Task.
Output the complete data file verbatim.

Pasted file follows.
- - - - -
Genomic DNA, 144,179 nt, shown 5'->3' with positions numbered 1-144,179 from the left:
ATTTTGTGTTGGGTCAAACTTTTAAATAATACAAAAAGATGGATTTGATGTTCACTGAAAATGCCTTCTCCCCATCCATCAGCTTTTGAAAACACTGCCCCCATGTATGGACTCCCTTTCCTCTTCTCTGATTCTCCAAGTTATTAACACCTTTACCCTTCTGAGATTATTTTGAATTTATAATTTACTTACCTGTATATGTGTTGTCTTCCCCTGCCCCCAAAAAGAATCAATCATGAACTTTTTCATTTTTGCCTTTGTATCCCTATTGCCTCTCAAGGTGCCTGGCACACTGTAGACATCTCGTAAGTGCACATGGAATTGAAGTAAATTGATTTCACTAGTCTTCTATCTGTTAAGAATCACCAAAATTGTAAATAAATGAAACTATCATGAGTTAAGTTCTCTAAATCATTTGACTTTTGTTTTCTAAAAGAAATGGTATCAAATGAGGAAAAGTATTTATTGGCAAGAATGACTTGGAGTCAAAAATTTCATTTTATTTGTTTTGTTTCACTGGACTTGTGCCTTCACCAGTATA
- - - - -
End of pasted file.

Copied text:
Genomic DNA, 144,179 nt, shown 5'->3' with positions numbered 1-144,179 from the left:
ATTTTGTGTTGGGTCAAACTTTTAAATAATACAAAAAGATGGATTTGATGTTCACTGAAAATGCCTTCTCCCCATCCATCAGCTTTTGAAAACACTGCCCCCATGTATGGACTCCCTTTCCTCTTCTCTGATTCTCCAAGTTATTAACACCTTTACCCTTCTGAGATTATTTTGAATTTATAATTTACTTACCTGTATATGTGTTGTCTTCCCCTGCCCCCAAAAAGAATCAATCATGAACTTTTTCATTTTTGCCTTTGTATCCCTATTGCCTCTCAAGGTGCCTGGCACACTGTAGACATCTCGTAAGTGCACATGGAATTGAAGTAAATTGATTTCACTAGTCTTCTATCTGTTAAGAATCACCAAAATTGTAAATAAATGAAACTATCATGAGTTAAGTTCTCTAAATCATTTGACTTTTGTTTTCTAAAAGAAATGGTATCAAATGAGGAAAAGTATTTATTGGCAAGAATGACTTGGAGTCAAAAATTTCATTTTATTTGTTTTGTTTCACTGGACTTGTGCCTTCACCAGTATA